The British ambassador to Beijing has come under attack by Chinese state media after she posted on social media an independent press’s watchdog role holding governments and organizations to account.
Caroline Wilson cited examples where scrutiny of the British press has brought about positive change, including the Telegraph’s 2009 investigation into MPs’ expense claims that led to parliamentary reform, while a report BBC revealed in 2019 how patients in a nursing home were being abused by staff.
She added that when the foreign media turns a watchdog on China, it is a “good faith” effort to make sure people have access to information and to support those “who don’t. have no say in the matter ”.
But several articles in the Chinese state media accused her of not understanding China and claimed that the foreign media were “waging an ideological propaganda war against the Chinese political system.”
Ms Wilson, who was appointed Ambassador last September, was previously stationed at the British Embassy in Beijing before serving as Consul General in Hong Kong and speaks Mandarin.
Chinese state media said Wilson had yet to learn “how intrusive some Western media are in China.”
Foreign journalists are increasingly threatened, harassed and monitored by many parts of the Chinese state.
Foreign journalists have been kicked out for covering stories Chinese authorities disliked, assaulted while working and threatened with long-term detention, according to a recent report from the Foreign Correspondents’ Club of China.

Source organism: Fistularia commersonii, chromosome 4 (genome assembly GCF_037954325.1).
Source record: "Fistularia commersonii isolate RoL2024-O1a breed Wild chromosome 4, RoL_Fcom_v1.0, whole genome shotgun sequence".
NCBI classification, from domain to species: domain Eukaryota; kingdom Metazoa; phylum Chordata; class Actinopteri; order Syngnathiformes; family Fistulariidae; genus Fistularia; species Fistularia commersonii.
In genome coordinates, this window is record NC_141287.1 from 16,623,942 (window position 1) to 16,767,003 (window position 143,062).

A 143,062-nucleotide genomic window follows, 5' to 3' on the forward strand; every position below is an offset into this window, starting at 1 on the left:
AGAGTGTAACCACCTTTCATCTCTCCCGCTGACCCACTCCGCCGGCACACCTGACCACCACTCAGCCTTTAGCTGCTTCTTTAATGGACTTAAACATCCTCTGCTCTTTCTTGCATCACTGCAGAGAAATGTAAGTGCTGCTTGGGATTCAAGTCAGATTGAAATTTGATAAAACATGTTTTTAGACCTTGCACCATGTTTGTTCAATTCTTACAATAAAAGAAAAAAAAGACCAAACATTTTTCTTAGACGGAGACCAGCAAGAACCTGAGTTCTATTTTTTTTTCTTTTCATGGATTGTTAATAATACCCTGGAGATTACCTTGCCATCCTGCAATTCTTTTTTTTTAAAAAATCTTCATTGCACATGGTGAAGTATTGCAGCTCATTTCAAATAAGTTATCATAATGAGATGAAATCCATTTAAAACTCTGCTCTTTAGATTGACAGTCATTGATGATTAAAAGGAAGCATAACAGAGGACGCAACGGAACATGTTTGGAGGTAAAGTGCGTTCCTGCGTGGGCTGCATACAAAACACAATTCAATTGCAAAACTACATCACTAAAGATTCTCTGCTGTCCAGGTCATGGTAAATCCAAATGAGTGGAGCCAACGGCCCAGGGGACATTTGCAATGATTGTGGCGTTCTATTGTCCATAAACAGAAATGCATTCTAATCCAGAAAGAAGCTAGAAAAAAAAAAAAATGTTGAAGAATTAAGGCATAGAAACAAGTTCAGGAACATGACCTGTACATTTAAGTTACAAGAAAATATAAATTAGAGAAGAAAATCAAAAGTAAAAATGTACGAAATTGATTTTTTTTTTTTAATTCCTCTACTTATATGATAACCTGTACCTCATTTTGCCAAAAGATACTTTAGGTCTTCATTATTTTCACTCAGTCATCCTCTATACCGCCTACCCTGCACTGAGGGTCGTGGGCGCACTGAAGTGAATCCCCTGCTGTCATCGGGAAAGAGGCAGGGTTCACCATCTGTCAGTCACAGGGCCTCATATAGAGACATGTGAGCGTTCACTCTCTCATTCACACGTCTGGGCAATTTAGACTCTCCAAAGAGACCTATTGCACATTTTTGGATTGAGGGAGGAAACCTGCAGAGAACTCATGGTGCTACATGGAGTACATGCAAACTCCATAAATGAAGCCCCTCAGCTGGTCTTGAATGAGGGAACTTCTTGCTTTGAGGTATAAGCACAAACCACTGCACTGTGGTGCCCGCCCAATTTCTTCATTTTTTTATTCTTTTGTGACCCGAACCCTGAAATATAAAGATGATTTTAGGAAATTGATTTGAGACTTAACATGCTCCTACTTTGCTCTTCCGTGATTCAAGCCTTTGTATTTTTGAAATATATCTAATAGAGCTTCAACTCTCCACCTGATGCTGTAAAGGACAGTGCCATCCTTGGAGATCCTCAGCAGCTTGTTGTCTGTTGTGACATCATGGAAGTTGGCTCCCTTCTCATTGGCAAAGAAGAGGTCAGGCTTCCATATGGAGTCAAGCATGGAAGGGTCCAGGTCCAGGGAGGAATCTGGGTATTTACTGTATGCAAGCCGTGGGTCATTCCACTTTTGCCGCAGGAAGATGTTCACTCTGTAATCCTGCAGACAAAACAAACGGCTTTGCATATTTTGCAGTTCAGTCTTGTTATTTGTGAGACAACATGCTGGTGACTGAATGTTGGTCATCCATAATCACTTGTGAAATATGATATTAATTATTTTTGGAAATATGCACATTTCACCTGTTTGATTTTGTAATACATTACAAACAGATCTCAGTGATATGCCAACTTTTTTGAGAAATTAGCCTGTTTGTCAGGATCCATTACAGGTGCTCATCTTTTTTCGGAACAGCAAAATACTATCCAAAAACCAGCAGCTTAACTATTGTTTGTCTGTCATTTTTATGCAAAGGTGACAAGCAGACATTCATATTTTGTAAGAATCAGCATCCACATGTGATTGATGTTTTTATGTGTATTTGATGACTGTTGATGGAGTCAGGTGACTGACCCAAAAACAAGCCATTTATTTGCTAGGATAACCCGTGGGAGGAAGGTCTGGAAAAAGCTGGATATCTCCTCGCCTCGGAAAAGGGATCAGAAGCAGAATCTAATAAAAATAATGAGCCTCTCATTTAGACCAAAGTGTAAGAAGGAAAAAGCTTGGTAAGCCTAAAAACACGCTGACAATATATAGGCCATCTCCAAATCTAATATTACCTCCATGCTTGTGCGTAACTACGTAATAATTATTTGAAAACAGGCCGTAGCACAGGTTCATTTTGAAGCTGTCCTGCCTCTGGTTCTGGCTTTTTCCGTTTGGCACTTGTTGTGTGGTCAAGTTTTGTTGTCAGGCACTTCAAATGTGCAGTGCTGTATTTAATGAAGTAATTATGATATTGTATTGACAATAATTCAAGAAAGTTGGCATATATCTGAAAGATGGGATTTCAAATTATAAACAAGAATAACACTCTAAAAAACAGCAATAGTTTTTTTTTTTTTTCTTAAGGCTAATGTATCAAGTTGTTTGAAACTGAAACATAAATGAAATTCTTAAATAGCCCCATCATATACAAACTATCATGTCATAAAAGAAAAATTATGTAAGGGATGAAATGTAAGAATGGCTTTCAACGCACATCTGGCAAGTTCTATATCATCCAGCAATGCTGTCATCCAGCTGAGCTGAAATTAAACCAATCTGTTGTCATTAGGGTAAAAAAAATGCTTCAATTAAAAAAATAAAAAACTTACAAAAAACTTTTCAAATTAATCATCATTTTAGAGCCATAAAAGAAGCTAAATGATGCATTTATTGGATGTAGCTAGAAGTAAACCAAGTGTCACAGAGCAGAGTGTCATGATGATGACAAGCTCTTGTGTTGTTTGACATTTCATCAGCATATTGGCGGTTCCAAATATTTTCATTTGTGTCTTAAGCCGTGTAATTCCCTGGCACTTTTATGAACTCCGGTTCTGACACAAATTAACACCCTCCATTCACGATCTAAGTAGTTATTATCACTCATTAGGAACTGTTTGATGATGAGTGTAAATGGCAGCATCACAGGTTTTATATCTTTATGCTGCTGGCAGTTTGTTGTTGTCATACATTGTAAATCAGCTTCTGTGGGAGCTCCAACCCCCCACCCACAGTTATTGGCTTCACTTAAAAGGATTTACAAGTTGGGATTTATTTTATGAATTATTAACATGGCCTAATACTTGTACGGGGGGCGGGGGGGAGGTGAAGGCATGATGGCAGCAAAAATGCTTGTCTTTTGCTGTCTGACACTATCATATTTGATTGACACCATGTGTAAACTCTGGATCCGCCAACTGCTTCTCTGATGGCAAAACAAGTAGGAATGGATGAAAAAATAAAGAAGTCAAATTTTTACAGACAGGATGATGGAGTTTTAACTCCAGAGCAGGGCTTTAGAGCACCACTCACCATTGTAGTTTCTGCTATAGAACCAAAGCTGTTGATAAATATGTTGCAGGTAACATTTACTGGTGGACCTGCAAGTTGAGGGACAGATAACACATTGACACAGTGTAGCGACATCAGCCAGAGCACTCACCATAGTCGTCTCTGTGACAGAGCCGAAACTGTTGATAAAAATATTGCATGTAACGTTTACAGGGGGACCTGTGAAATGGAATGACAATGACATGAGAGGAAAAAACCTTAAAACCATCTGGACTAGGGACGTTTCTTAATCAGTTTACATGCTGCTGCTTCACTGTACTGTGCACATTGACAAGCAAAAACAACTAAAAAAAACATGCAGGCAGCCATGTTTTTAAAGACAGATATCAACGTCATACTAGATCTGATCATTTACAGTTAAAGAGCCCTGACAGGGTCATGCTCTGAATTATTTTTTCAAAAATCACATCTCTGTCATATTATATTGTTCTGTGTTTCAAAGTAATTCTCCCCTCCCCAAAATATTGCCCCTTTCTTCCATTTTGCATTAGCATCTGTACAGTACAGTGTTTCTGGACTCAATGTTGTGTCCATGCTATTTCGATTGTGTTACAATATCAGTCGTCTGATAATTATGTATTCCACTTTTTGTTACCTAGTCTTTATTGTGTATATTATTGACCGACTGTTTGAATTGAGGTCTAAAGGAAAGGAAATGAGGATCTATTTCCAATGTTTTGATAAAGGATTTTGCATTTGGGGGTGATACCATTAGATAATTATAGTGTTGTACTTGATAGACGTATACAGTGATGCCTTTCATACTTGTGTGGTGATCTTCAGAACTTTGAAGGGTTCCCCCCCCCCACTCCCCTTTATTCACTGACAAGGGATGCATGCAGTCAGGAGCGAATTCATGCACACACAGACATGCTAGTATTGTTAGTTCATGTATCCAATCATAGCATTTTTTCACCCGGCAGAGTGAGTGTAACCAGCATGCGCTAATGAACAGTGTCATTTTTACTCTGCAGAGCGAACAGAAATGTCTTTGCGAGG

The attacks on Ms Wilson are part of a wider Chinese campaign that has escalated against the UK, denouncing UK officials through the Foreign Office in Beijing, the Embassy in London and in media outlets in ‘Chinese state.
The two nations have clashed over espionage issues and human rights abuses, especially in Xinjiang and Hong Kong.
Beijing Foreign Ministry rejected Foreign Minister Dominic Raab’s speech to the UN Human Rights Council last week, urging its members to tackle China’s abuses against the minority ethnic Uyghur.
Instead, a Chinese government spokesperson claimed that the accounts of human rights violations against Uyghurs were “rumors and lies fabricated by anti-Chinese forces.”
Then on Tuesday, the Chinese Embassy in London warned that the UK was “going further down the wrong track” after Mr Raab issued a statement on 47 Hong Kong politicians and activists indicted this week under ‘a radical national security law.
“This demonstrates in the most cruel way the use of the law to quell political dissent, rather than to restore the security which was the claimed intention of the legislation,” said Mr. Raab.
Chinese state media continued to point to the BBC with severe criticism after UK broadcasting regulator Ofcom revoked the license granted to Chinese state broadcaster CGTN to broadcast programs in the UK.
Ofcom announced earlier this month that it would revoke CGTN’s license because the organization was “ultimately controlled by the Chinese Communist Party”, in violation of UK broadcasting rules that require media to exercise control. editorial on broadcast programs and prevent them from being controlled by political bodies.
Beijing responded by banning the BBC in China, although in practice the network was only available as a pay channel in some hotels and homes. Censors are blocking the broadcast of BBC stories in China that go against the official propaganda narrative, for example, reporting on human rights violations.
The Chinese Embassy in London and the Foreign Ministry in Beijing routinely reprimand the Telegraph and other British media outlets for covering China which authorities deem unfavorable.